It's been a while since I've seen this but I have to write about. For the past few years, most financial themed films seem to be about the housing crisis and luckily, this is not one of those. What is also refreshing is that we're not watching a cast of basic white dudes basically competing over who has the biggest metaphorical penis. That's not to say I don't love a good movie with basic white dudes (see previous review), but those Wall Street movies start to feel (and look) the same. It's also refreshing that this film passes the Bechdel-Wallace test; we get to see these women living their life and it does touch on what women deal with that men don't, particularly in the workplace, such as misogyny, becoming a mother, and relationships, because that is our life, but these characters are written so they could be played by anyone, and luckily not by the default: white, male. So yes, please see this movie to support a film with female leads (including one character who is in an interracial gay relationship), and is written by a woman and directed by Meera Menon, an Indian-American woman), because we not only need representation on screen, but behind the camera as well. Plus, it's just a fun, sleek movie with great performances particularly from Sarah Megan Thomas and Alysia Reiner.
Morris From America
Right away, the opening scene sets up the film for you - a father (Curtis played by Craig Robinson) and son (Morris played by Markees Christmas) discuss hip hop, but because of their generation gap they have very different ideas about what is good hip hop and in the end, the father uses his patriarch status and grounds his son for his shitty taste in music. Both are going through something - Curtis is a widow and former soccer pro who relocates to Germany, with Morris, for a soccer coach position; Morris is at that fantastic age (sarcasm) of 13, where you no longer feel like a kid but are far from being an adult, mix in being the only black kid in his area in a foreign country and it's even more difficult. Though this has plenty of chuckles, it's definitely an emotional rollercoaster. Craig, primarily a comedian, doesn't overdue it in those emotional scenes which makes it all the more realistic, especially in one of the last scenes when he tells Morris about when he fell in love with his mother. It's one of those stories that has you smiling and tearing up at the same time.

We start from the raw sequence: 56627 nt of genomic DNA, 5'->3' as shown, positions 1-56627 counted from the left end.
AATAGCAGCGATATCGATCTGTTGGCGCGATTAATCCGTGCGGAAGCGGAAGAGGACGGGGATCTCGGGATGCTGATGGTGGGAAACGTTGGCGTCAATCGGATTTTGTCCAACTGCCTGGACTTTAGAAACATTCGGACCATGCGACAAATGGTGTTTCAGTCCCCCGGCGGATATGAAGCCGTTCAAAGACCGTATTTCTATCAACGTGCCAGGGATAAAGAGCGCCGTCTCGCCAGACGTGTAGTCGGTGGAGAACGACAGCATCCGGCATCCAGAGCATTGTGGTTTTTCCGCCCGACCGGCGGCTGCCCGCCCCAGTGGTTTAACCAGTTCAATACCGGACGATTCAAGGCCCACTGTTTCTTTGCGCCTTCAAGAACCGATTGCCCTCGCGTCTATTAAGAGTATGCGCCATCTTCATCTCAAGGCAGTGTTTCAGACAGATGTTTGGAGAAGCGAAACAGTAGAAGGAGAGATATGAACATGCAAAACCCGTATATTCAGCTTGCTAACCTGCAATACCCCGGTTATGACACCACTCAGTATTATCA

When the Bough Breaks
One of my not so guilty pleasures are recent B-thrillers (which happen to have mostly black casts. Yes to more diversity in films!) such as The Perfect Guy and No Good Deed, so when I saw the trailer for When the Bough Breaks I was excited. I don't expect much from these movies, the trailers give away most of the plot and they all follow the same structure, but it's mindless entertainment. With that, this was disappointing. It takes a while for the action to kick in and when it does, it's short lived (pun intended...also, spoiler alert?). Regina Hall is always fun to watch on screen, but there's not enough of her; meanwhile Morris Chestnut does what he does best: look pretty and confused, but it's Jaz Sinclair who excels, as confusing as her character and arc is. Though her character, Anna, is all over the place, she nails the innocent doe eyed young bride-to-be to abuse survivor to sexy seductress to murderer seamlessly, so at least she's got a great acting reel from one role. I hope to see her in something a little more challenging in the future. So for now, I say skip this one and just watch No Good Deed if you're looking for a fun thriller.